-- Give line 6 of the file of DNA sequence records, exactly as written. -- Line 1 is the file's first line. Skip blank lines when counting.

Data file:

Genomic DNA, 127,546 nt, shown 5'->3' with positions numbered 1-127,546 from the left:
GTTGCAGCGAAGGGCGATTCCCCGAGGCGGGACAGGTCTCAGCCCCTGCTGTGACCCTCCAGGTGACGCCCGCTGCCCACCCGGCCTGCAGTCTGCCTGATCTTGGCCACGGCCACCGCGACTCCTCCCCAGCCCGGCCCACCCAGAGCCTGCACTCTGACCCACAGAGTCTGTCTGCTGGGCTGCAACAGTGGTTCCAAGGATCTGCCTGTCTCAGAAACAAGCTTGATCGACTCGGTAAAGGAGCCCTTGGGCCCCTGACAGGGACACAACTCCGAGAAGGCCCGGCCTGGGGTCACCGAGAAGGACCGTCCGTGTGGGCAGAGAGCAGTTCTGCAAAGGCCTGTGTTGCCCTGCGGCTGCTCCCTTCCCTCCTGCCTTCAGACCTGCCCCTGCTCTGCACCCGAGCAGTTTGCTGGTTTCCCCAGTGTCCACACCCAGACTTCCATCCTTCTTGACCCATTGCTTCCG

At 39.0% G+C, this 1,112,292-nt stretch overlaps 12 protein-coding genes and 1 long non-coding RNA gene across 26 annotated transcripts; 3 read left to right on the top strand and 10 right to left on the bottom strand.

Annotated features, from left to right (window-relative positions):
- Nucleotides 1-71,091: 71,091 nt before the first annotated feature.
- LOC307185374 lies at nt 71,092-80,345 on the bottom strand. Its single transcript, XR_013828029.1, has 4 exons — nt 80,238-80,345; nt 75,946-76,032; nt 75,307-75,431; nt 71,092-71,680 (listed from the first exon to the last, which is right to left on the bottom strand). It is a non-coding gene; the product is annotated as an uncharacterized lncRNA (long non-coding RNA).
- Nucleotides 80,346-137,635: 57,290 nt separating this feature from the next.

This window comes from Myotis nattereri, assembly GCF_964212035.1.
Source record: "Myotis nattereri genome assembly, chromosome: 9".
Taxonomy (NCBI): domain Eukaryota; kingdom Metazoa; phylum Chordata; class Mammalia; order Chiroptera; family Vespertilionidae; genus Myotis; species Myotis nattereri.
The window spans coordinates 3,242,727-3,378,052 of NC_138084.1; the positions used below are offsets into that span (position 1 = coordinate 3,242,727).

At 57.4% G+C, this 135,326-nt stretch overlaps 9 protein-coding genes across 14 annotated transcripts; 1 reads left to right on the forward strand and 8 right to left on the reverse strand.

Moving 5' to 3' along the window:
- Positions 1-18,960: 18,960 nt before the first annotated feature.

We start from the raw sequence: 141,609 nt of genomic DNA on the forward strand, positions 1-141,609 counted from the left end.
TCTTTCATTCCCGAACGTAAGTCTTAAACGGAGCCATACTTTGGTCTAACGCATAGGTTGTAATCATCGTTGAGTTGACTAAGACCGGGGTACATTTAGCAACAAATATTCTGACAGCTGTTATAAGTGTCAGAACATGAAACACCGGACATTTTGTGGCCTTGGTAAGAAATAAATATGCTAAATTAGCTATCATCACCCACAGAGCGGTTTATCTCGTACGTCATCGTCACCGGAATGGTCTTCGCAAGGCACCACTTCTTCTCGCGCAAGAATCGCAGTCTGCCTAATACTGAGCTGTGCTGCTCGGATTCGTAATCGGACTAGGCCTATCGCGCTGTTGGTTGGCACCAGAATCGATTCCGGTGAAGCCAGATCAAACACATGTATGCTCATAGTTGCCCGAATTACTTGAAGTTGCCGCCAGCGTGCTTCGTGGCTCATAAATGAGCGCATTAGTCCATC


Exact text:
- LOC307185374 lies at nt 71,092-80,345 on the bottom strand. Its single transcript, XR_013828029.1, has 4 exons — nt 80,238-80,345; nt 75,946-76,032; nt 75,307-75,431; nt 71,092-71,680 (listed from the first exon to the last, which is right to left on the bottom strand). It is a non-coding gene; the product is annotated as an uncharacterized lncRNA (long non-coding RNA).